Mouse Genome Informatics
involves: 129S4/SvJae * C57BL/6
phenotype observed in females
phenotype observed in males
N normal phenotype
• homozygous mutants were viable and fertile, and displayed normal behavior and movement up to 11 months of age
• both young and aged homozygotes displayed normal motor performance during swimming
• aged homozygotes did not perform quite as well as control mice in the Morris water maze hidden platform test, indicating a defect in spatial learning and memory
• homozygotes exhibited slow worsening of performance with age

• at 6 weeks, mutants displayed accumulation of hypertrophic storage lysosomes in the brain, liver, kidney and skin
• extensive accumulation of storage lysosomes was already evident pre-natally
• vacuolized lysosomes were evident in the livers of homozygous fetuses at 19 days, whereas only few, small vacuoles were detectable in fetuses of 14 days; in contrast, cells in brain sections of 19 day fetuses showed only scanty small vacuoles, whereas in 6-week-old mice the vacuolization in brain cells was extensive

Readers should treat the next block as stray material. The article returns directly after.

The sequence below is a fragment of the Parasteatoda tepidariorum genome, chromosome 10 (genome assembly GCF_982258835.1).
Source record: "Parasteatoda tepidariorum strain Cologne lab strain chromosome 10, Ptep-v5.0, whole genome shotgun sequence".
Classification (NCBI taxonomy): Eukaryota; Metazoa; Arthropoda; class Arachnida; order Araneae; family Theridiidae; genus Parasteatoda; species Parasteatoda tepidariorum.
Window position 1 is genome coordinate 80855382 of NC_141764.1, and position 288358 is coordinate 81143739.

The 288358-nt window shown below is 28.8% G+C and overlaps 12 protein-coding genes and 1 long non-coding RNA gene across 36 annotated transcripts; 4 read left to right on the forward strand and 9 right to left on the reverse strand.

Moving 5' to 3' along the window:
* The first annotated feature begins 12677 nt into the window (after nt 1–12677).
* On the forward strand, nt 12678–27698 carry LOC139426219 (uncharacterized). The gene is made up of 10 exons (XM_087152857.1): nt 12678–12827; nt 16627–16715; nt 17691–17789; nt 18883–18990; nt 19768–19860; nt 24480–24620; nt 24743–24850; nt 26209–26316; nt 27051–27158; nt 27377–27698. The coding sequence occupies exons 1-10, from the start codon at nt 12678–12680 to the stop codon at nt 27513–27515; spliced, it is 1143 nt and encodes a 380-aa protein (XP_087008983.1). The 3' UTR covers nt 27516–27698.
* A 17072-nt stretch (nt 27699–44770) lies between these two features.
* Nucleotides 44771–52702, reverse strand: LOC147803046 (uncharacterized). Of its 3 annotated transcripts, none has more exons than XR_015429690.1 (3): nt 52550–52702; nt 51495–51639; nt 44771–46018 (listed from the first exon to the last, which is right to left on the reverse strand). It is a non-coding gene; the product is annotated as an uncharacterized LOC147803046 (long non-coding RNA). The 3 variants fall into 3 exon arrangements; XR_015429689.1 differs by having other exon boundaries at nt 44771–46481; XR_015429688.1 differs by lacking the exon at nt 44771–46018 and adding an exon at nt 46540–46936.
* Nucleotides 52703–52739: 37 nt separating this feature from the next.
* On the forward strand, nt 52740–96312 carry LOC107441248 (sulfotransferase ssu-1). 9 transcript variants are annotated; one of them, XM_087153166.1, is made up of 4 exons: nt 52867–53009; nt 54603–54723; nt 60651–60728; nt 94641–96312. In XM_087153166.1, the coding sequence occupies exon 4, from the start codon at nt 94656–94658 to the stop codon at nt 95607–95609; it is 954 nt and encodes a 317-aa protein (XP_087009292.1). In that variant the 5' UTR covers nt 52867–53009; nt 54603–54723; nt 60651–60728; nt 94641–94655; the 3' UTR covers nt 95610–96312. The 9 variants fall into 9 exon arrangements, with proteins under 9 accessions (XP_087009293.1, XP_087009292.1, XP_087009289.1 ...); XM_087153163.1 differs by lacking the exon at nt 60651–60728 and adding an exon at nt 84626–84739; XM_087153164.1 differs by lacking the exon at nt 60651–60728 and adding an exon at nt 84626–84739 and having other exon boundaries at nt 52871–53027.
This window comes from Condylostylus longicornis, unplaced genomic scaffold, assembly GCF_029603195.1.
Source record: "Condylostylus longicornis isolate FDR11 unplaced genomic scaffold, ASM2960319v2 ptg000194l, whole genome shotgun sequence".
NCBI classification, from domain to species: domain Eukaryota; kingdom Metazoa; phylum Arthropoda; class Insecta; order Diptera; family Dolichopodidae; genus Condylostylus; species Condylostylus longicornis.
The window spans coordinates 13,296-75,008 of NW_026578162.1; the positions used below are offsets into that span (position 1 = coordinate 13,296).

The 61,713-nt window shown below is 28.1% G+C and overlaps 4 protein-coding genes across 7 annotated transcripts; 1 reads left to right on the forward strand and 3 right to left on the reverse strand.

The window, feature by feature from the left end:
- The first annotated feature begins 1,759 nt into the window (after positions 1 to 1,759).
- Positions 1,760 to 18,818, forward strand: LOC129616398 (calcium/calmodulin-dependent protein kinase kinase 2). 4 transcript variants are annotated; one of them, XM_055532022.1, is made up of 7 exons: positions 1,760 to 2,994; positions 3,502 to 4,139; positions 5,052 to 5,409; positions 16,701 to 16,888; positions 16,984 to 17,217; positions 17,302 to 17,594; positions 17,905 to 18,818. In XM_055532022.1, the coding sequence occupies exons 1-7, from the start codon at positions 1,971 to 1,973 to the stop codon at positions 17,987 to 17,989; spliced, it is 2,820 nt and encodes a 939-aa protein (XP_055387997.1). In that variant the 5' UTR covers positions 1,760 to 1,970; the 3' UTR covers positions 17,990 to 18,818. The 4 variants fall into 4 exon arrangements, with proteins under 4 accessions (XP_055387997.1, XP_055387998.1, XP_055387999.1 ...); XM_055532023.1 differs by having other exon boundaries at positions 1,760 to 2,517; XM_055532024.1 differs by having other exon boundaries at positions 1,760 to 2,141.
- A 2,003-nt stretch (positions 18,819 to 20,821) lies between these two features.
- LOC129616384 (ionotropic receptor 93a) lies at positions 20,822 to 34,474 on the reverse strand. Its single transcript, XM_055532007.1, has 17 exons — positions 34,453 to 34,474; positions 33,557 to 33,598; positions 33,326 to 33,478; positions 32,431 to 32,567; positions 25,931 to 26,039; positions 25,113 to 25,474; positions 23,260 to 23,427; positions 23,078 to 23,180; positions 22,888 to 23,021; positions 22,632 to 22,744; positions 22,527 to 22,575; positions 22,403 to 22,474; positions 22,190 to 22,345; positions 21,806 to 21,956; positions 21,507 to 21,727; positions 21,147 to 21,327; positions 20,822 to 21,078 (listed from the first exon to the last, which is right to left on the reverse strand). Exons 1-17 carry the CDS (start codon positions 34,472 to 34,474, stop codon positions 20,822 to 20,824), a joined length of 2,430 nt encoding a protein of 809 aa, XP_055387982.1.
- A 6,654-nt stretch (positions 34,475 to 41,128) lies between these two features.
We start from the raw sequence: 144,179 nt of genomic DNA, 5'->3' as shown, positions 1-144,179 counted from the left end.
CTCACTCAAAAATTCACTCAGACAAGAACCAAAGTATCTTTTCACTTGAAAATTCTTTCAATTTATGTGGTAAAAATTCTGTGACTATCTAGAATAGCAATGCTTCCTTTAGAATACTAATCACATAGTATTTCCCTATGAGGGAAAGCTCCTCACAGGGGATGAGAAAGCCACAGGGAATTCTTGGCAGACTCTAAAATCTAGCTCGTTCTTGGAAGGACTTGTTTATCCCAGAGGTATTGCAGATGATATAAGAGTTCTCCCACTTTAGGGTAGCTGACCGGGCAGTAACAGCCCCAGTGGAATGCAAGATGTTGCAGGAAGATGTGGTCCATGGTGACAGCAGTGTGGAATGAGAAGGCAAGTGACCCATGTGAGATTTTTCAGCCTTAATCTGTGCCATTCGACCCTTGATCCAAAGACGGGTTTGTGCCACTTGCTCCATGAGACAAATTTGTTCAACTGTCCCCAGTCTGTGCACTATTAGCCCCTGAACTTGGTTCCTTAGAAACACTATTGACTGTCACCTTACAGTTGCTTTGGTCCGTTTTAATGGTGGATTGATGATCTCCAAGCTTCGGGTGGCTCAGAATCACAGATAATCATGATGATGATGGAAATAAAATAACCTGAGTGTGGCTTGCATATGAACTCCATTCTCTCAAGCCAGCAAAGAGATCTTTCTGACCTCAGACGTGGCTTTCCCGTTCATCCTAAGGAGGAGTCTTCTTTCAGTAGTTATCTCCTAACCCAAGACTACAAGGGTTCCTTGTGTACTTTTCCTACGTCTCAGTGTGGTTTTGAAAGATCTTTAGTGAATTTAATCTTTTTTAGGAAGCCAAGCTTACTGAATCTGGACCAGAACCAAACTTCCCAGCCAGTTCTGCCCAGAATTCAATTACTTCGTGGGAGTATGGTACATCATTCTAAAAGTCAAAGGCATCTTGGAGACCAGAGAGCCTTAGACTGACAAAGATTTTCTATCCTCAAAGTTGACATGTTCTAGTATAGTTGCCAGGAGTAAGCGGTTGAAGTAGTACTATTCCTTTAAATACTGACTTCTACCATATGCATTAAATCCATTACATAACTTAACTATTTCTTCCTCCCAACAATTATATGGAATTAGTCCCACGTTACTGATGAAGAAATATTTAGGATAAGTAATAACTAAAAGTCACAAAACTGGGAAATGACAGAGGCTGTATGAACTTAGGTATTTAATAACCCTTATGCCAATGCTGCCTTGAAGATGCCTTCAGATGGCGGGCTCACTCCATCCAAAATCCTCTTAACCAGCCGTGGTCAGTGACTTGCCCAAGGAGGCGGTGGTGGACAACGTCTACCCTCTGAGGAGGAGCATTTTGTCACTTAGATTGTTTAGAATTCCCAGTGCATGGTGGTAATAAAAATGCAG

• the diameter of storage lysosomes varied from 0.2 to 4 Ám in most organs, and up to 8 Ám in the liver
• in brain, lysosomal storage vacuoles were detected in the neurons and glia of the neocortical and cortical regions

• at 4-7 months, mutant mice of both sexes had body weights 20% higher than age-matched control littermates

• as a result of complete enzyme deficiency, mutants excreted aspartylglucosamine in their urine

renal/urinary system
• as a result of complete enzyme deficiency, mutants excreted aspartylglucosamine in their urine

nervous system
• MRI images of living homozygotes revealed signal intensity changes, including enlarged cerebrospinal fluid spaces and hypointensity of the deep gray matter structures
• atrophy of the cerebral hemispheres resulted in enlarged ventricles
• atrophy of the cerebral hemispheres

Mouse Models of Human Disease
Aspartylglucosaminuria; AGU 208400 J:45587